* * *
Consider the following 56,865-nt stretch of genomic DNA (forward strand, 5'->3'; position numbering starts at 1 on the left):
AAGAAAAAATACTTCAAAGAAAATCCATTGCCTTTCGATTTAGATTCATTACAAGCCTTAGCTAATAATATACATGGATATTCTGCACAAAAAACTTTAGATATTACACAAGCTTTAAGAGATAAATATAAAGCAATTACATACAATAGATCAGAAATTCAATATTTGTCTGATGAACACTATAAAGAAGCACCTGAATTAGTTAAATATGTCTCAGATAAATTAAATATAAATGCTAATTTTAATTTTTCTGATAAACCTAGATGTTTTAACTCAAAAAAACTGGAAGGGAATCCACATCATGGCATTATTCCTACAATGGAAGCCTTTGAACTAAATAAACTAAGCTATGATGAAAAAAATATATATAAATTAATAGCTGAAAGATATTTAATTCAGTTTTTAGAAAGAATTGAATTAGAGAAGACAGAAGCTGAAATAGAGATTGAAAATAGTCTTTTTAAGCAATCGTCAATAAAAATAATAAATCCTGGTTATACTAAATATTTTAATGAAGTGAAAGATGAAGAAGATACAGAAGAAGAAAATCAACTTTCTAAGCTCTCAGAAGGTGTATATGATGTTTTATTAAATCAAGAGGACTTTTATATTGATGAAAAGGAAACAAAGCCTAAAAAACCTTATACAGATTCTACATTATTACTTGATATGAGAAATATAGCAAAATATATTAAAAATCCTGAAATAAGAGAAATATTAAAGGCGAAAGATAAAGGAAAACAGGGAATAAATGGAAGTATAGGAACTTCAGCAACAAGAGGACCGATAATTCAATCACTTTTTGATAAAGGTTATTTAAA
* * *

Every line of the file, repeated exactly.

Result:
Consider the following 56,865-nt stretch of genomic DNA (forward strand, 5'->3'; position numbering starts at 1 on the left):
AAGAAAAAATACTTCAAAGAAAATCCATTGCCTTTCGATTTAGATTCATTACAAGCCTTAGCTAATAATATACATGGATATTCTGCACAAAAAACTTTAGATATTACACAAGCTTTAAGAGATAAATATAAAGCAATTACATACAATAGATCAGAAATTCAATATTTGTCTGATGAACACTATAAAGAAGCACCTGAATTAGTTAAATATGTCTCAGATAAATTAAATATAAATGCTAATTTTAATTTTTCTGATAAACCTAGATGTTTTAACTCAAAAAAACTGGAAGGGAATCCACATCATGGCATTATTCCTACAATGGAAGCCTTTGAACTAAATAAACTAAGCTATGATGAAAAAAATATATATAAATTAATAGCTGAAAGATATTTAATTCAGTTTTTAGAAAGAATTGAATTAGAGAAGACAGAAGCTGAAATAGAGATTGAAAATAGTCTTTTTAAGCAATCGTCAATAAAAATAATAAATCCTGGTTATACTAAATATTTTAATGAAGTGAAAGATGAAGAAGATACAGAAGAAGAAAATCAACTTTCTAAGCTCTCAGAAGGTGTATATGATGTTTTATTAAATCAAGAGGACTTTTATATTGATGAAAAGGAAACAAAGCCTAAAAAACCTTATACAGATTCTACATTATTACTTGATATGAGAAATATAGCAAAATATATTAAAAATCCTGAAATAAGAGAAATATTAAAGGCGAAAGATAAAGGAAAACAGGGAATAAATGGAAGTATAGGAACTTCAGCAACAAGAGGACCGATAATTCAATCACTTTTTGATAAAGGTTATTTAAA